You’re saying silence when it’s happening is basically adhering to it and giving it at least the appearance that you’re okay with it.
Yeah, and I’ve heard stuff before. I’ll hear a joke start and it’ll be against brown color or black color and I’ll say, I’ll just interject, “You know, I’ve got some great friends that are black men and they really love God.”
And it cuts it off. It just silences it. A lot of time, this happens in family settings. You know, when you’re with family or extended family and not that you want to cause a family fight when you’re with your family, but not laughing and not participating is a way that you can resist the prejudice and bigotry. Aren’t you guys glad that the early church was a mixed group of people – that it wasn’t just one skin color, making it seem like that God only wanted to bless one type of pigmentation? I’m glad that wasn’t.
I really am because we would have been on the outside looking in had it only been one pigmentation.
Pastor Jeff Klingberg:
That’s right. That’s right.
Because it wasn’t the white people that were chosen first.
Day of Pentecost
I love even the Day of Pentecost. They had people there from all languages, all nations, all groups.
And that’s where the New Testament church got started was not with one group, it got started with all groups simultaneously at the same point.
Pastor Jeff Klingberg:
Yes, when the Holy Spirit was poured out there at the Festival of Pentecost.
Hey, guys, real quick, there’s one group we’ve got to give a chance here. We’ve got to take a quick break. So stay with us we’ll be right back. Pastor Jeff Klingberg, our guest today from High Ridge Church.
Website, by the way, highridgechurch.com and you can get that very sermon that Tim is talking about. We’ll have a link today for you to be able to hear the whole thing. Stay with us. We’ll be right back on WallBuilders Live.
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Welcome back, thanks for staying with us here on WallBuilders Live. Pastor Jeff Klingberg, our guest today. Pastor Jeff, I started to cut you off there for the break. You were going to your third point.
Uncomfortable With Other Ethnic Groups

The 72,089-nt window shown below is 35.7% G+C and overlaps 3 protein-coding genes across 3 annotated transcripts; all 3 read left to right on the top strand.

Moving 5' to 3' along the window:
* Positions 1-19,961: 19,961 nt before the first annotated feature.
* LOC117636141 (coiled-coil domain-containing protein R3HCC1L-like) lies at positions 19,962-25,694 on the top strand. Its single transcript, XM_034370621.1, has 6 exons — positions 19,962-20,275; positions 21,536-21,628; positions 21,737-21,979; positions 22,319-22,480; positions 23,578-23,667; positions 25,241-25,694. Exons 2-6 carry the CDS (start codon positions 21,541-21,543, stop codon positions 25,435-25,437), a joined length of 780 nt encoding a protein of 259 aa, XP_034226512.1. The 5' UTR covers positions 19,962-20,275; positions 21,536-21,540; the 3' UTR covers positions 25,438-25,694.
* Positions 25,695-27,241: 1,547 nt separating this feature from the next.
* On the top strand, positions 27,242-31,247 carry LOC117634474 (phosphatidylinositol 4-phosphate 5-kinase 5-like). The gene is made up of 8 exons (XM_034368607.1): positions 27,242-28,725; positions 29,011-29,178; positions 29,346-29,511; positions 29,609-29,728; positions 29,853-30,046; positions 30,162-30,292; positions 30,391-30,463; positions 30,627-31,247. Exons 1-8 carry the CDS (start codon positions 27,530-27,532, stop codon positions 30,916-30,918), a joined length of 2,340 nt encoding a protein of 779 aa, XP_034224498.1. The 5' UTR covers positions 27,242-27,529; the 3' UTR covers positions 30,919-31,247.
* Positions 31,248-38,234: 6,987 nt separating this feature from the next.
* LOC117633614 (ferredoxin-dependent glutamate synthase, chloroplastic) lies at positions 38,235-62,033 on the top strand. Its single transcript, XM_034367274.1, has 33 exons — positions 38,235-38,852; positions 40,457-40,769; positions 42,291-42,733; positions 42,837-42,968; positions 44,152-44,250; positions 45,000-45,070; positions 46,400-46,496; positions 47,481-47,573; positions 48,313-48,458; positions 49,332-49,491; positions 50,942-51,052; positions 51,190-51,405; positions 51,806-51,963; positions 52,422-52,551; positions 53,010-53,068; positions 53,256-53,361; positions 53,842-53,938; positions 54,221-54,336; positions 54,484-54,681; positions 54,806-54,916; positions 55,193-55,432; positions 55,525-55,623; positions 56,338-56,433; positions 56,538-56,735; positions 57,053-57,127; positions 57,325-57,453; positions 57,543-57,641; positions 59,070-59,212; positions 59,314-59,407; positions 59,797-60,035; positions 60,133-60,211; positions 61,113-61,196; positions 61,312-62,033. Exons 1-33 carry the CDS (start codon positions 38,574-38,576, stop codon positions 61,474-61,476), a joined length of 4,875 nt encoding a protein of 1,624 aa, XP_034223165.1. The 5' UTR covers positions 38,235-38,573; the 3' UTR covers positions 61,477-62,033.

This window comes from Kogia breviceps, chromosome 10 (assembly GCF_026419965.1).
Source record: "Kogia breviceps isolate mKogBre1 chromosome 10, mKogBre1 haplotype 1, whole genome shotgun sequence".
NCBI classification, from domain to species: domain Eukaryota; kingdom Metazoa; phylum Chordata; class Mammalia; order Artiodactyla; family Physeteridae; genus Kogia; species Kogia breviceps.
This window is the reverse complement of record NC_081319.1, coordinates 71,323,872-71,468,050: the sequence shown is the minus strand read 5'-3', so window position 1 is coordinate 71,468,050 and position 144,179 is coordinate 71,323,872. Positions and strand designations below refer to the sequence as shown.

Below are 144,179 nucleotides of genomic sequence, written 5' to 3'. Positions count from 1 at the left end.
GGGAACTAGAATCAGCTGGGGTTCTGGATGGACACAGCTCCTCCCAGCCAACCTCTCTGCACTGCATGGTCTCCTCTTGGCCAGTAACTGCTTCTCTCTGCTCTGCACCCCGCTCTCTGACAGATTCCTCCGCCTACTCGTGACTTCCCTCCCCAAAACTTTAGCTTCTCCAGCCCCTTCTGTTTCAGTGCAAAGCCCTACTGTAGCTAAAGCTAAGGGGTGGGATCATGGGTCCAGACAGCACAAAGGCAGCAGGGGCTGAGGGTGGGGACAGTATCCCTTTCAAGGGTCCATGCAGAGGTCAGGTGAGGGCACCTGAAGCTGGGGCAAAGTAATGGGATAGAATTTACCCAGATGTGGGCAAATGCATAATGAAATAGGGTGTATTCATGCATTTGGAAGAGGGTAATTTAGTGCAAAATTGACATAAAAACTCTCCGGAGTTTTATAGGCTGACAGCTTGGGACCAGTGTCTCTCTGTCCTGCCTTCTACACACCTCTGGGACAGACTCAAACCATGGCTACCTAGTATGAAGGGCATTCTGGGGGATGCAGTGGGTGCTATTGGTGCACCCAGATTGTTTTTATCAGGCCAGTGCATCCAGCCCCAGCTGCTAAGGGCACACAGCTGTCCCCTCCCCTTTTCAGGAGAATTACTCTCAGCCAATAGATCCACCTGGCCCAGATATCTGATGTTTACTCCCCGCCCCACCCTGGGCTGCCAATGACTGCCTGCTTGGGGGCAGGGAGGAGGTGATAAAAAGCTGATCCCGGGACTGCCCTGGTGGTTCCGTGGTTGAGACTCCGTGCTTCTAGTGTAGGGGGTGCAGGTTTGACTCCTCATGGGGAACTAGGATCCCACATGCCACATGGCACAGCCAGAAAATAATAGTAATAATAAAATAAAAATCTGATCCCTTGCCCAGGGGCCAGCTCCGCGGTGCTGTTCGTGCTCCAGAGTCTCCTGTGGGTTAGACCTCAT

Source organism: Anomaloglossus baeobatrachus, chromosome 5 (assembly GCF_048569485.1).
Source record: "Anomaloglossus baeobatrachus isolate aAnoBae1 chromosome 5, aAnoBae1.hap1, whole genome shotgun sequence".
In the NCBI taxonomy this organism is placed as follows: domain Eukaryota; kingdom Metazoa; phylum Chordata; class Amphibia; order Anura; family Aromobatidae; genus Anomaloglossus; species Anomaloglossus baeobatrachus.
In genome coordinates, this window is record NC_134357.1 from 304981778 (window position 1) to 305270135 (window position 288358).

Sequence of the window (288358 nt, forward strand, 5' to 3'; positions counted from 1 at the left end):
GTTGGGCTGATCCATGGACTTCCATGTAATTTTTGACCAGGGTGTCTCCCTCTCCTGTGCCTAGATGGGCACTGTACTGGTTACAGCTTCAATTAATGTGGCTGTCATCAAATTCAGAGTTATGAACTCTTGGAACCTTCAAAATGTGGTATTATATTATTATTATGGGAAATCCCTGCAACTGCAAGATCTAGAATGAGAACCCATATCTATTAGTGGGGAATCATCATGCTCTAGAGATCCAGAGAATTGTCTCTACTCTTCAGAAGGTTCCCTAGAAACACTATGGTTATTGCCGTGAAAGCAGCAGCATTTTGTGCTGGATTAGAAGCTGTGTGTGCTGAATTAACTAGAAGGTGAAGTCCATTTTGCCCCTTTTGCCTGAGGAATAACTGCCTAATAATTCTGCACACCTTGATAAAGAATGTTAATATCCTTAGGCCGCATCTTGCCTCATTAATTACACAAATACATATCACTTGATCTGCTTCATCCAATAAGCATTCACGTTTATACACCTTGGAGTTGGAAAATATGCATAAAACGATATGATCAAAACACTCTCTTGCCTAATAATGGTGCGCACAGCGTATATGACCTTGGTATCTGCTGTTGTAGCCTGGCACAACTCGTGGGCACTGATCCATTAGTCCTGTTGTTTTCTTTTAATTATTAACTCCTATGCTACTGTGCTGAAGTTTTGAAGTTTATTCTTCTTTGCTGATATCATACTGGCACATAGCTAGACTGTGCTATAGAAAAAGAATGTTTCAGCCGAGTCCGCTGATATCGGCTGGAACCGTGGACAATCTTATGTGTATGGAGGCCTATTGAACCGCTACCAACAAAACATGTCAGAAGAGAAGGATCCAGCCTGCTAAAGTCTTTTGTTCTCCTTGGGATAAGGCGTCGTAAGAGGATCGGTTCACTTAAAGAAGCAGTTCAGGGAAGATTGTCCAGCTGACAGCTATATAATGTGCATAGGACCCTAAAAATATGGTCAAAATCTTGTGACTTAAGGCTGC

Yes. The third thing that should not be in the heart of a Christian, the one who really knows Christ, has been born again, would be to avoid or to be uncomfortable with other ethnic groups, with people of other color. I’m so thankful that the church in Antioch wasn’t that way. I mean, when you read in Acts Chapter 13, this church, the five leaders in this church, were of three different ethnic backgrounds. There were three races, if you will, but I believe there’s just one race – the human race.
I think there are many ethnicities, but just one race – the human race. God has never created a person He didn’t love. He loves every single person that has ever walked this planet. But quite often, what the enemy gets us to do is to avoid each other, to be uncomfortable with each other. But in Antioch, the church in–
Wait a minute, you said there were three ethnicities. What were the three ethnicities in Antioch and the leaders there?
Pastor Jeff Klingberg:
Well, in Antioch, there were two Jewish men – Paul and Barnabas. There were two African men – Simeon from Niger. The ancient word for Niger means black. There’s a country that’s still called that in Africa today. They are proud to be black and they named their country that. And then Lucias of Sirene – Sirene is also in Africa. Can’t remember if it’s Egypt or Libya. So those are the two black men.
And then you’ve got *Mandaean who was brought up with Herod the Tetrarch. He’s a European guy. He was raised in Italy. He’s from Rome. So you got one white guy, *Mandaean, and two middle eastern guys, Paul and Barnabas, and two black guys from Africa, Simeon and Lucius.
Now that’s interesting because that’s your church castle and the Bible says it’s in Antioch where they were first called Christians. You know, seems to all go together. I mean, if you can get along like that, then maybe you really are the John 17 thing of, “If you’re my disciples you love one another.” And that’s where you look like a Christian.
Yes. You know it was that church that evangelized up into Europe, which crossed over into England, which made it to America. We have a lot to be thankful for that that church didn’t avoid each other, and didn’t split, and didn’t fuss because of having different skin colors. Because they chose to pursue unity and to bless each other, we have a lot to be thankful for. And I think it would behoove us to do the same thing as Christians in America.
Pastor Jeff Klingberg: